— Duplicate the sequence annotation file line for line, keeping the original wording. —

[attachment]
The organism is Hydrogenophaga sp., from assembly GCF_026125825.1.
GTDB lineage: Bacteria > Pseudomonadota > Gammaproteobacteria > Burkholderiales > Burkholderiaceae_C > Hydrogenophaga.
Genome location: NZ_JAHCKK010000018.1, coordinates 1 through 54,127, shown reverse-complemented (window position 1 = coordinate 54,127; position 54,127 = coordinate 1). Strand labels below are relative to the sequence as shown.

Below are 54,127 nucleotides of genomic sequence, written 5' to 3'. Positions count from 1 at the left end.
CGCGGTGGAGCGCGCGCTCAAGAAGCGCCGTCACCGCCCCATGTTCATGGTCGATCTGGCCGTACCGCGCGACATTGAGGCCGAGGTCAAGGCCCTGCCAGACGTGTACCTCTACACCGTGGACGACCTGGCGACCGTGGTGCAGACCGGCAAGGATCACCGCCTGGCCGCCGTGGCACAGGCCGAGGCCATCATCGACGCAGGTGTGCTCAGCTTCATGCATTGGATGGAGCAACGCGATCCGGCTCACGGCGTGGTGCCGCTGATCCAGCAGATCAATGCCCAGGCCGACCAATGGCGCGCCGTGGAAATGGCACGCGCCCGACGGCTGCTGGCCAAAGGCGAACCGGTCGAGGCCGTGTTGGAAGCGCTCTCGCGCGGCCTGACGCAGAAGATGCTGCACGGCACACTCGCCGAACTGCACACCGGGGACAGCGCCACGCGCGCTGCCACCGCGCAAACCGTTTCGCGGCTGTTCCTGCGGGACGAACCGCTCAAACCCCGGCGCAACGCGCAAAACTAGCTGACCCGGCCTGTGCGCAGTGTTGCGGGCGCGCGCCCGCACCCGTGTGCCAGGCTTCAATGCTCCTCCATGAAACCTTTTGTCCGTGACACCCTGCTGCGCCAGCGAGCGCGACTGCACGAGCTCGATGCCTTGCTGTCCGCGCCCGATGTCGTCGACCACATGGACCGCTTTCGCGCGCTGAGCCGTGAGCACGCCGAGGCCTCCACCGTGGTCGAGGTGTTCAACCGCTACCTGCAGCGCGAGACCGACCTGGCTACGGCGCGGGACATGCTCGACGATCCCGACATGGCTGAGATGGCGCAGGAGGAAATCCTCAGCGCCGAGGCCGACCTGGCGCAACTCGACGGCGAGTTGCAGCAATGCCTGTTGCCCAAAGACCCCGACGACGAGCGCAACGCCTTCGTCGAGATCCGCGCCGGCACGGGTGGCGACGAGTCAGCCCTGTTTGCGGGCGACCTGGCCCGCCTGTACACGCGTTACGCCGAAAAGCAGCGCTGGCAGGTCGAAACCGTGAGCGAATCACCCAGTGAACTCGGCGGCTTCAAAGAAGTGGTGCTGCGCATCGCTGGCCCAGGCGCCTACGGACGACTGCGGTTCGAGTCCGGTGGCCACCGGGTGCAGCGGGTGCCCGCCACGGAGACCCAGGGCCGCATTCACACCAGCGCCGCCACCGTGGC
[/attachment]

The organism is Hydrogenophaga sp., from assembly GCF_026125825.1.
GTDB lineage: Bacteria > Pseudomonadota > Gammaproteobacteria > Burkholderiales > Burkholderiaceae_C > Hydrogenophaga.
Genome location: NZ_JAHCKK010000018.1, coordinates 1 through 54,127, shown reverse-complemented (window position 1 = coordinate 54,127; position 54,127 = coordinate 1). Strand labels below are relative to the sequence as shown.

Below are 54,127 nucleotides of genomic sequence, written 5' to 3'. Positions count from 1 at the left end.
CGCGGTGGAGCGCGCGCTCAAGAAGCGCCGTCACCGCCCCATGTTCATGGTCGATCTGGCCGTACCGCGCGACATTGAGGCCGAGGTCAAGGCCCTGCCAGACGTGTACCTCTACACCGTGGACGACCTGGCGACCGTGGTGCAGACCGGCAAGGATCACCGCCTGGCCGCCGTGGCACAGGCCGAGGCCATCATCGACGCAGGTGTGCTCAGCTTCATGCATTGGATGGAGCAACGCGATCCGGCTCACGGCGTGGTGCCGCTGATCCAGCAGATCAATGCCCAGGCCGACCAATGGCGCGCCGTGGAAATGGCACGCGCCCGACGGCTGCTGGCCAAAGGCGAACCGGTCGAGGCCGTGTTGGAAGCGCTCTCGCGCGGCCTGACGCAGAAGATGCTGCACGGCACACTCGCCGAACTGCACACCGGGGACAGCGCCACGCGCGCTGCCACCGCGCAAACCGTTTCGCGGCTGTTCCTGCGGGACGAACCGCTCAAACCCCGGCGCAACGCGCAAAACTAGCTGACCCGGCCTGTGCGCAGTGTTGCGGGCGCGCGCCCGCACCCGTGTGCCAGGCTTCAATGCTCCTCCATGAAACCTTTTGTCCGTGACACCCTGCTGCGCCAGCGAGCGCGACTGCACGAGCTCGATGCCTTGCTGTCCGCGCCCGATGTCGTCGACCACATGGACCGCTTTCGCGCGCTGAGCCGTGAGCACGCCGAGGCCTCCACCGTGGTCGAGGTGTTCAACCGCTACCTGCAGCGCGAGACCGACCTGGCTACGGCGCGGGACATGCTCGACGATCCCGACATGGCTGAGATGGCGCAGGAGGAAATCCTCAGCGCCGAGGCCGACCTGGCGCAACTCGACGGCGAGTTGCAGCAATGCCTGTTGCCCAAAGACCCCGACGACGAGCGCAACGCCTTCGTCGAGATCCGCGCCGGCACGGGTGGCGACGAGTCAGCCCTGTTTGCGGGCGACCTGGCCCGCCTGTACACGCGTTACGCCGAAAAGCAGCGCTGGCAGGTCGAAACCGTGAGCGAATCACCCAGTGAACTCGGCGGCTTCAAAGAAGTGGTGCTGCGCATCGCTGGCCCAGGCGCCTACGGACGACTGCGGTTCGAGTCCGGTGGCCACCGGGTGCAGCGGGTGCCCGCCACGGAGACCCAGGGCCGCATTCACACCAGCGCCGCCACCGTGGC